FOLLOW UP

 
Last Updated: Saturday 04 July 2015

It is a point won by the people of Umbergaon district in Gujarat. Unnerved by the rising public outcry against the proposedRs 1,600-crore Maroli port, California-based multi-national company (MNC) Unocal has pulled out of the project and left its Indian partner Natelco to face the public wrath. On the other hand, member of Parliament of the Bharatiya Janata Party (BJP) from Daman, Devji Tandel, also resigned in protest against the government move in persisting with the port survey.

In a statement by Unocal, the MNC said that it was reassessing all its business investments in India and for the moment it was interested only in three projects. However, official sources in Natelco point out that since Unocal was only slated to put up a liquefied natural gas terminal at the port, its withdrawal will not affect the project.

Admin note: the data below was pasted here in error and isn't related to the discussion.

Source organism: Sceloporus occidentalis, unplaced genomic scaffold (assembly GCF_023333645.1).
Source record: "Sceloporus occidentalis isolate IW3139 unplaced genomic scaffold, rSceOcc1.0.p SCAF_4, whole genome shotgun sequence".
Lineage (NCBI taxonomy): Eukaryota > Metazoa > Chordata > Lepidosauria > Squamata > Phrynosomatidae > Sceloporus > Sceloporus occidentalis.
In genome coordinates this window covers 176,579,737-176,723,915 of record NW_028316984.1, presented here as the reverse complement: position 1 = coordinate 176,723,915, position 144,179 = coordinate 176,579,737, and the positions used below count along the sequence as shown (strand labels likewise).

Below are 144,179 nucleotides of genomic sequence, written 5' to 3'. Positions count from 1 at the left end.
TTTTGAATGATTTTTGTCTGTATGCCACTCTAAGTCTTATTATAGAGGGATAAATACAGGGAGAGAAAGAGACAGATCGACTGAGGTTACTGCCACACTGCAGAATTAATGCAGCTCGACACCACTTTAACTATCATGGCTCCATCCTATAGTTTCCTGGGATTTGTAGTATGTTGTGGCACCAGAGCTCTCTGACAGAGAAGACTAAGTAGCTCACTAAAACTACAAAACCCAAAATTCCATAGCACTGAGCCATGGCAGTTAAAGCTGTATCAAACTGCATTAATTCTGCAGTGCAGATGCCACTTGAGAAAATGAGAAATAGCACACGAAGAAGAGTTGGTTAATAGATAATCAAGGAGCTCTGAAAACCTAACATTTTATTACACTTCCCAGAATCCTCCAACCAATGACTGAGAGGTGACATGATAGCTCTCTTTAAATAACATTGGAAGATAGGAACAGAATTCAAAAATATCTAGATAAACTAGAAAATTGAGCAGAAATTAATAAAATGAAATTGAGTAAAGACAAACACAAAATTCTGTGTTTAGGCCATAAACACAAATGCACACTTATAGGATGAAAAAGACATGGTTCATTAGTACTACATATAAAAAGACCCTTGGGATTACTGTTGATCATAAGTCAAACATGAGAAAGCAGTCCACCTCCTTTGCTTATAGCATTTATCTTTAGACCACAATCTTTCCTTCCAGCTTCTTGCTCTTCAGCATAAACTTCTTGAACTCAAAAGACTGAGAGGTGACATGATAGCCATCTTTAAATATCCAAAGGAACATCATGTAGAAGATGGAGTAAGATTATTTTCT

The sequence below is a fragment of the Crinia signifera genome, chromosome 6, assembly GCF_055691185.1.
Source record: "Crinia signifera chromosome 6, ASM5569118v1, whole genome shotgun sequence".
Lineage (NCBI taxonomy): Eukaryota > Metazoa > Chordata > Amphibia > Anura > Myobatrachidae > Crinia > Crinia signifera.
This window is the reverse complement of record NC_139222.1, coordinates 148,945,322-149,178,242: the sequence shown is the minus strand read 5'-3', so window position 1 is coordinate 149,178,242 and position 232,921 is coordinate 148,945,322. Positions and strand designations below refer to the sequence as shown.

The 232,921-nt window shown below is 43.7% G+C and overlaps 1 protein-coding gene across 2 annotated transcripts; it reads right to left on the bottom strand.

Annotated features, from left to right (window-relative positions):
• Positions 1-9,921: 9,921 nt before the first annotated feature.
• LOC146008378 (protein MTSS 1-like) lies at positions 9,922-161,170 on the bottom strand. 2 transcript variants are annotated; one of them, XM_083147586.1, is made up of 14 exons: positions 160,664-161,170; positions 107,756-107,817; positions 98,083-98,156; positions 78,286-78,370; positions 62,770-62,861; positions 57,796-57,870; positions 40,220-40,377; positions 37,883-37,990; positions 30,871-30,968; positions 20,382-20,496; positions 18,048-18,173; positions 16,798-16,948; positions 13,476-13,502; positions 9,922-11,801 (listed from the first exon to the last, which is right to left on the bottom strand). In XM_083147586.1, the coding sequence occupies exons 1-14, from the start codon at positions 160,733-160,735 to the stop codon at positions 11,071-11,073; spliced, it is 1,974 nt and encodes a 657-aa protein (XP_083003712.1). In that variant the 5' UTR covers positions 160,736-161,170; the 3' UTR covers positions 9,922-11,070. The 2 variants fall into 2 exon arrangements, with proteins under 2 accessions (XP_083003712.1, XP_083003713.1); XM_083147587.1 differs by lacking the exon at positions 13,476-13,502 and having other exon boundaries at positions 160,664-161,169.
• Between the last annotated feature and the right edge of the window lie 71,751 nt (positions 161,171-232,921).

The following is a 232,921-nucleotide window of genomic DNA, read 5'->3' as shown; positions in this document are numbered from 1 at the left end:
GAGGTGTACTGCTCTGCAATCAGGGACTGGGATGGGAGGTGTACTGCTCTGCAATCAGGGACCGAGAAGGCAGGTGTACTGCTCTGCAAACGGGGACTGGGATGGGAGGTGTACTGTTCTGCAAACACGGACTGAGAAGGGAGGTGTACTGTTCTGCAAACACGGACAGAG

Protests against the port, led by the non-government organisation Kinara Bachao Sangharsh Samiti, grew in momentum when its chief activist, retired Army colonel Pratap Save, was allegedly beaten to death in police custody. Already Unocal was under fire from international human rights activists for its use of forced labour in the construction of a gas pipeline in Myanmar. The public protests against the Maroli port had earned the company unwanted publicity and had further pushed it into the limelight with international activist groups now determined to probe its activities closely. Save's death could have been the last straw.

Almost simultaneously with Unocal's withdrawal from the Maroli project came Tandel's resignation from the BJP. In his letter to the state party chief Rajendrasinh Rana, Tandel said: "It is a considered opinion of the local population that the commercial port will adversely affect fishing activities in the area and I cannot but be with them."

Subscribe to Weekly Newsletter :

Comments are moderated and will be published only after the site moderator’s approval. Please use a genuine email ID and provide your name. Selected comments may also be used in the ‘Letters’ section of the Down To Earth print edition.